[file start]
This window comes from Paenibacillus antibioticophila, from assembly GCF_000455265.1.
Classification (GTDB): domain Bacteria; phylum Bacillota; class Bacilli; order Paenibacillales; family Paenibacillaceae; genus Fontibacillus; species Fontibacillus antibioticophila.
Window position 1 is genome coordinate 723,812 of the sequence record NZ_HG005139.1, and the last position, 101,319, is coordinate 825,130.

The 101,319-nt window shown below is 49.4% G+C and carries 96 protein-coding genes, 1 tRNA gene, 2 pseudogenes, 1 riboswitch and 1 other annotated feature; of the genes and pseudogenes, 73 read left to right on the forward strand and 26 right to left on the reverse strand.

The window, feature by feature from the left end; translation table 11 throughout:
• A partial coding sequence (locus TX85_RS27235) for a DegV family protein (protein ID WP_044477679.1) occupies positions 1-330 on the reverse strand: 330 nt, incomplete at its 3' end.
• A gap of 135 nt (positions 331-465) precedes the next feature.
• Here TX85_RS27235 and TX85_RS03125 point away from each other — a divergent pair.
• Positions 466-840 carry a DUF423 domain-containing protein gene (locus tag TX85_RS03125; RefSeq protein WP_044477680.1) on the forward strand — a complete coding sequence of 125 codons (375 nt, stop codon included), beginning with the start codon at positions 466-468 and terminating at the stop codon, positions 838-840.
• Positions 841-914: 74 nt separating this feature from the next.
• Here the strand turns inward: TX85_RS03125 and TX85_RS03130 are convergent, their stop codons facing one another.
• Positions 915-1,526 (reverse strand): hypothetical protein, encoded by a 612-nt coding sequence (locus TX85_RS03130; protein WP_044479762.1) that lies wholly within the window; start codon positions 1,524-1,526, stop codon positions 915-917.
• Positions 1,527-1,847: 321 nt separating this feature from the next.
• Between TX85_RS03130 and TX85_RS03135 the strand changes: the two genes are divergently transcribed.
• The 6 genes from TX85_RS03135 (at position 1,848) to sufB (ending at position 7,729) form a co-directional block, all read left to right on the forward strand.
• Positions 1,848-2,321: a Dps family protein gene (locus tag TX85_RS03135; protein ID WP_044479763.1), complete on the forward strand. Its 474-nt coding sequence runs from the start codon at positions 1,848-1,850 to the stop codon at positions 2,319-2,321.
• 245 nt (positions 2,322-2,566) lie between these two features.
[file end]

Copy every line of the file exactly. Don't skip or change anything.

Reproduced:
This window comes from Paenibacillus antibioticophila, from assembly GCF_000455265.1.
Classification (GTDB): domain Bacteria; phylum Bacillota; class Bacilli; order Paenibacillales; family Paenibacillaceae; genus Fontibacillus; species Fontibacillus antibioticophila.
Window position 1 is genome coordinate 723,812 of the sequence record NZ_HG005139.1, and the last position, 101,319, is coordinate 825,130.

The 101,319-nt window shown below is 49.4% G+C and carries 96 protein-coding genes, 1 tRNA gene, 2 pseudogenes, 1 riboswitch and 1 other annotated feature; of the genes and pseudogenes, 73 read left to right on the forward strand and 26 right to left on the reverse strand.

The window, feature by feature from the left end; translation table 11 throughout:
• A partial coding sequence (locus TX85_RS27235) for a DegV family protein (protein ID WP_044477679.1) occupies positions 1-330 on the reverse strand: 330 nt, incomplete at its 3' end.
• A gap of 135 nt (positions 331-465) precedes the next feature.
• Here TX85_RS27235 and TX85_RS03125 point away from each other — a divergent pair.
• Positions 466-840 carry a DUF423 domain-containing protein gene (locus tag TX85_RS03125; RefSeq protein WP_044477680.1) on the forward strand — a complete coding sequence of 125 codons (375 nt, stop codon included), beginning with the start codon at positions 466-468 and terminating at the stop codon, positions 838-840.
• Positions 841-914: 74 nt separating this feature from the next.
• Here the strand turns inward: TX85_RS03125 and TX85_RS03130 are convergent, their stop codons facing one another.
• Positions 915-1,526 (reverse strand): hypothetical protein, encoded by a 612-nt coding sequence (locus TX85_RS03130; protein WP_044479762.1) that lies wholly within the window; start codon positions 1,524-1,526, stop codon positions 915-917.
• Positions 1,527-1,847: 321 nt separating this feature from the next.
• Between TX85_RS03130 and TX85_RS03135 the strand changes: the two genes are divergently transcribed.
• The 6 genes from TX85_RS03135 (at position 1,848) to sufB (ending at position 7,729) form a co-directional block, all read left to right on the forward strand.
• Positions 1,848-2,321: a Dps family protein gene (locus tag TX85_RS03135; protein ID WP_044479763.1), complete on the forward strand. Its 474-nt coding sequence runs from the start codon at positions 1,848-1,850 to the stop codon at positions 2,319-2,321.
• 245 nt (positions 2,322-2,566) lie between these two features.